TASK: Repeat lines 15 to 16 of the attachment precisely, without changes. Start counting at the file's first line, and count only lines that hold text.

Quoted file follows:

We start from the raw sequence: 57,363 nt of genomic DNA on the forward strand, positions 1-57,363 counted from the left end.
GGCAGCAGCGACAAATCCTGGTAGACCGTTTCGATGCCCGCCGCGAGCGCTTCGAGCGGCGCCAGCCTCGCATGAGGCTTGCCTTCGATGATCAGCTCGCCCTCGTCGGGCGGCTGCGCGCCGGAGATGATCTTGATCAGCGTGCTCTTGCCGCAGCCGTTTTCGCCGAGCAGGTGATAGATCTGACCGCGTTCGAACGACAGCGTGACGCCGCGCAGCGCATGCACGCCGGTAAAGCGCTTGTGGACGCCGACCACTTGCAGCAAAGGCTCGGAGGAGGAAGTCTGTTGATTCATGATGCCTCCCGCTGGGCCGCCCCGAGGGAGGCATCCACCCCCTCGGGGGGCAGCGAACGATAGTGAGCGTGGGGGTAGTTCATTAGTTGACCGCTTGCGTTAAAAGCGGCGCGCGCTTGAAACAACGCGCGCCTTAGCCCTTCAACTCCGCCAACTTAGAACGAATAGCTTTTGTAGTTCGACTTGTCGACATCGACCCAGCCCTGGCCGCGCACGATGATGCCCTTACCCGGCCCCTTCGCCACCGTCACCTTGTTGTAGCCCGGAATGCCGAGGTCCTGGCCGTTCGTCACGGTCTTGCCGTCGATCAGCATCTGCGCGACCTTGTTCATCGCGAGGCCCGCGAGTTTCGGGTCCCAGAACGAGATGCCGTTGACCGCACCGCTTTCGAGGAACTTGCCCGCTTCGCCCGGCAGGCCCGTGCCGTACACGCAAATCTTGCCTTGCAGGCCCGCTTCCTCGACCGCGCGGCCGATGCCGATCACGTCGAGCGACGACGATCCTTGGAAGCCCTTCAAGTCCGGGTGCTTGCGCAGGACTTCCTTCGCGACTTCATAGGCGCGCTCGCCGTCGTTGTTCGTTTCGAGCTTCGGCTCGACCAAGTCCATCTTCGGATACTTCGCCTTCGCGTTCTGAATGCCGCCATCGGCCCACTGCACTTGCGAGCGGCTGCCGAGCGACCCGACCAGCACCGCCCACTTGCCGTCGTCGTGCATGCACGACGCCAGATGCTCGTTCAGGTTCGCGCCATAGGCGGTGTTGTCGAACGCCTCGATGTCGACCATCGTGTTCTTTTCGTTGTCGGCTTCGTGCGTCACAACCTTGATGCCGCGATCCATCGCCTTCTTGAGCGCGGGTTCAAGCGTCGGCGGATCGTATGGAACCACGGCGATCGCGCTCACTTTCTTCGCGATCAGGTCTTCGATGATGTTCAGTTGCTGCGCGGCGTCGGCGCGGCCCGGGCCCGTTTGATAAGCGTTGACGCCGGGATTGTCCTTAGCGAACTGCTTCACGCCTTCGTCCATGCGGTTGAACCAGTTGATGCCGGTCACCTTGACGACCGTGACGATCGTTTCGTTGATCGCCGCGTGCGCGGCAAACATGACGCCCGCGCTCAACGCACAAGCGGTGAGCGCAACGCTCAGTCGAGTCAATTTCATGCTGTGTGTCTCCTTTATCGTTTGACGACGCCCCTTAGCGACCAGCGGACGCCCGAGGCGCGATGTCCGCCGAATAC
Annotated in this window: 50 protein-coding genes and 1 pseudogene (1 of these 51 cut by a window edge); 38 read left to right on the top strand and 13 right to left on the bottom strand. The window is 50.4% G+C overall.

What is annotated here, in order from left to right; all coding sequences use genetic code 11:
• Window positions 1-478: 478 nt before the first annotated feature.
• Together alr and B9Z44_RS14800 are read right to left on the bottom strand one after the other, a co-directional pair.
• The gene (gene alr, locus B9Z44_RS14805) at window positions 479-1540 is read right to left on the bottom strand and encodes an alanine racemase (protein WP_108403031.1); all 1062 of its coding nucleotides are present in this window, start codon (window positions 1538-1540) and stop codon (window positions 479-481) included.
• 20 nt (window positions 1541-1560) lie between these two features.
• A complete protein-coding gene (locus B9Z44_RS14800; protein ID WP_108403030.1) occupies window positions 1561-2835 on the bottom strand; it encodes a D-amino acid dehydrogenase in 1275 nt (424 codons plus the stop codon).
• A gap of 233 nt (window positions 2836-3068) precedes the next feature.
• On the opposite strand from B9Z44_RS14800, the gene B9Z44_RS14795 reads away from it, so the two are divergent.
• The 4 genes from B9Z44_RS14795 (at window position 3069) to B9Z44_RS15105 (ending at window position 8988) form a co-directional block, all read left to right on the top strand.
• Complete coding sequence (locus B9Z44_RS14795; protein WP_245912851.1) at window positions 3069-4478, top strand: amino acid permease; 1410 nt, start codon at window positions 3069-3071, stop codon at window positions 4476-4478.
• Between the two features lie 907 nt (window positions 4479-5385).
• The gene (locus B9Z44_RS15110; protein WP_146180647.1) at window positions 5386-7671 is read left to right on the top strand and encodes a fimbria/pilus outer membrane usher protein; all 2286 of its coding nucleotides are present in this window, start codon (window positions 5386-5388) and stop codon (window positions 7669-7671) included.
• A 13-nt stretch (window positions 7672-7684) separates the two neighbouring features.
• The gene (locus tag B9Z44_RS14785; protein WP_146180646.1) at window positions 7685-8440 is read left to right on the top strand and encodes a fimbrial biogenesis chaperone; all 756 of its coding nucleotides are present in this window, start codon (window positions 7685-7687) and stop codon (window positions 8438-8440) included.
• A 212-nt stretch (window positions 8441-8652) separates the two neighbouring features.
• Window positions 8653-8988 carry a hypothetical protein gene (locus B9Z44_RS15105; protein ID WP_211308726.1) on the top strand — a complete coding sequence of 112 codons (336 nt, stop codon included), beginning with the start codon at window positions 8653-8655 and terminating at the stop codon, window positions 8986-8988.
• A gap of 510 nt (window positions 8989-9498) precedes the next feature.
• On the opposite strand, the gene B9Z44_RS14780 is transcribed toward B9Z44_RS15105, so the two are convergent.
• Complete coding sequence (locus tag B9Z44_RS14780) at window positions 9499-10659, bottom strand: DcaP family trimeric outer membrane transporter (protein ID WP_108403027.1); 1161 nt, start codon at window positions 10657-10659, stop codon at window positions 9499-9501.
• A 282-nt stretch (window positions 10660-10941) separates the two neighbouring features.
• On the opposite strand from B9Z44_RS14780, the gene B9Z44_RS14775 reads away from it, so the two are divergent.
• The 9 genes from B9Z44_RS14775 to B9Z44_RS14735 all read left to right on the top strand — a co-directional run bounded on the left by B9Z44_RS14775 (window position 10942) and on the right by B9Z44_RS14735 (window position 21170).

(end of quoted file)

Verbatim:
• The gene (locus B9Z44_RS15110; protein WP_146180647.1) at window positions 5386-7671 is read left to right on the top strand and encodes a fimbria/pilus outer membrane usher protein; all 2286 of its coding nucleotides are present in this window, start codon (window positions 5386-5388) and stop codon (window positions 7669-7671) included.
• A 13-nt stretch (window positions 7672-7684) separates the two neighbouring features.